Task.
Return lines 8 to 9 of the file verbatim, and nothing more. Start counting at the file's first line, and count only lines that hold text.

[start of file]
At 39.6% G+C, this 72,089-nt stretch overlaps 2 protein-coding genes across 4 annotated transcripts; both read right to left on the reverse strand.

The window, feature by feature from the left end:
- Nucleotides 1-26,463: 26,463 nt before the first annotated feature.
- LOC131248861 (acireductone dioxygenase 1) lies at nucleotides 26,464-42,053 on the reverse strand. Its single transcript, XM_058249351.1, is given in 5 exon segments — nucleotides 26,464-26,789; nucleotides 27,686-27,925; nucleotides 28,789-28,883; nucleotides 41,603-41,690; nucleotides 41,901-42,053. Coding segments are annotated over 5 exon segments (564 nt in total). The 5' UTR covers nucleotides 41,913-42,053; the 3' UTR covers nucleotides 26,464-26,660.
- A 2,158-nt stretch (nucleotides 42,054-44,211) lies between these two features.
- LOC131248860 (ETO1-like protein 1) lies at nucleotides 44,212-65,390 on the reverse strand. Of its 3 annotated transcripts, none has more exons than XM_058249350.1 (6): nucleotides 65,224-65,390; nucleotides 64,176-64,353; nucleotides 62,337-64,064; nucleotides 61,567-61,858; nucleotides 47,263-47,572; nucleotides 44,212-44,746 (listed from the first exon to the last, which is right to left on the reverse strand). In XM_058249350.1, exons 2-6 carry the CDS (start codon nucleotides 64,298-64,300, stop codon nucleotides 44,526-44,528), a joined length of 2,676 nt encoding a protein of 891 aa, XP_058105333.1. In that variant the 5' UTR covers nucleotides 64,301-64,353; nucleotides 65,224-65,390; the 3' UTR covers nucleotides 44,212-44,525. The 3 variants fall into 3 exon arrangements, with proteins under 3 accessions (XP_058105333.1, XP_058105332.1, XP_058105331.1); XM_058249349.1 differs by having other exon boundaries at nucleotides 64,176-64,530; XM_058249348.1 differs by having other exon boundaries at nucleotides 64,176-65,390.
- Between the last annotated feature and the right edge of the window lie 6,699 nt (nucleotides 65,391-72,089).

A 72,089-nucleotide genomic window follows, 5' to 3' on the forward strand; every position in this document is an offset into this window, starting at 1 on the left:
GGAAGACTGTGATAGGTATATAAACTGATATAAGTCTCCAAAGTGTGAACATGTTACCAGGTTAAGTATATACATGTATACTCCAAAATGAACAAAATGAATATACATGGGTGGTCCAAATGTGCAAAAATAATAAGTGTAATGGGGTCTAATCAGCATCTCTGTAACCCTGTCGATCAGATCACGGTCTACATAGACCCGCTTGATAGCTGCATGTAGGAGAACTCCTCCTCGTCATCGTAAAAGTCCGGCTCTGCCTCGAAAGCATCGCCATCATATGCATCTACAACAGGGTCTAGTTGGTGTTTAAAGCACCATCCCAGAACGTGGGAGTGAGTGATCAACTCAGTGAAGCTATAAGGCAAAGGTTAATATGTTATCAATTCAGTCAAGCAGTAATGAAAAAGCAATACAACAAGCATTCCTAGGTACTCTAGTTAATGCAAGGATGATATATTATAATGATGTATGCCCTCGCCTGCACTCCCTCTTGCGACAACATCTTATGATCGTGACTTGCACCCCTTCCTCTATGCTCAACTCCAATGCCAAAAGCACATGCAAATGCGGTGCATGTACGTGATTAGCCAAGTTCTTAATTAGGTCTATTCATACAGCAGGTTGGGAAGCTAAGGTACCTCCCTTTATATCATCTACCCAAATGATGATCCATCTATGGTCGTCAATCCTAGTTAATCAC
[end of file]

A 72,089-nucleotide genomic window follows, 5' to 3' on the forward strand; every position in this document is an offset into this window, starting at 1 on the left:
GGAAGACTGTGATAGGTATATAAACTGATATAAGTCTCCAAAGTGTGAACATGTTACCAGGTTAAGTATATACATGTATACTCCAAAATGAACAAAATGAATATACATGGGTGGTCCAAATGTGCAAAAATAATAAGTGTAATGGGGTCTAATCAGCATCTCTGTAACCCTGTCGATCAGATCACGGTCTACATAGACCCGCTTGATAGCTGCATGTAGGAGAACTCCTCCTCGTCATCGTAAAAGTCCGGCTCTGCCTCGAAAGCATCGCCATCATATGCATCTACAACAGGGTCTAGTTGGTGTTTAAAGCACCATCCCAGAACGTGGGAGTGAGTGATCAACTCAGTGAAGCTATAAGGCAAAGGTTAATATGTTATCAATTCAGTCAAGCAGTAATGAAAAAGCAATACAACAAGCATTCCTAGGTACTCTAGTTAATGCAAGGATGATATATTATAATGATGTATGCCCTCGCCTGCACTCCCTCTTGCGACAACATCTTATGATCGTGACTTGCACCCCTTCCTCTATGCTCAACTCCAATGCCAAAAGCACATGCAAATGCGGTGCATGTACGTGATTAGCCAAGTTCTTAATTAGGTCTATTCATACAGCAGGTTGGGAAGCTAAGGTACCTCCCTTTATATCATCTACCCAAATGATGATCCATCTATGGTCGTCAATCCTAGTTAATCAC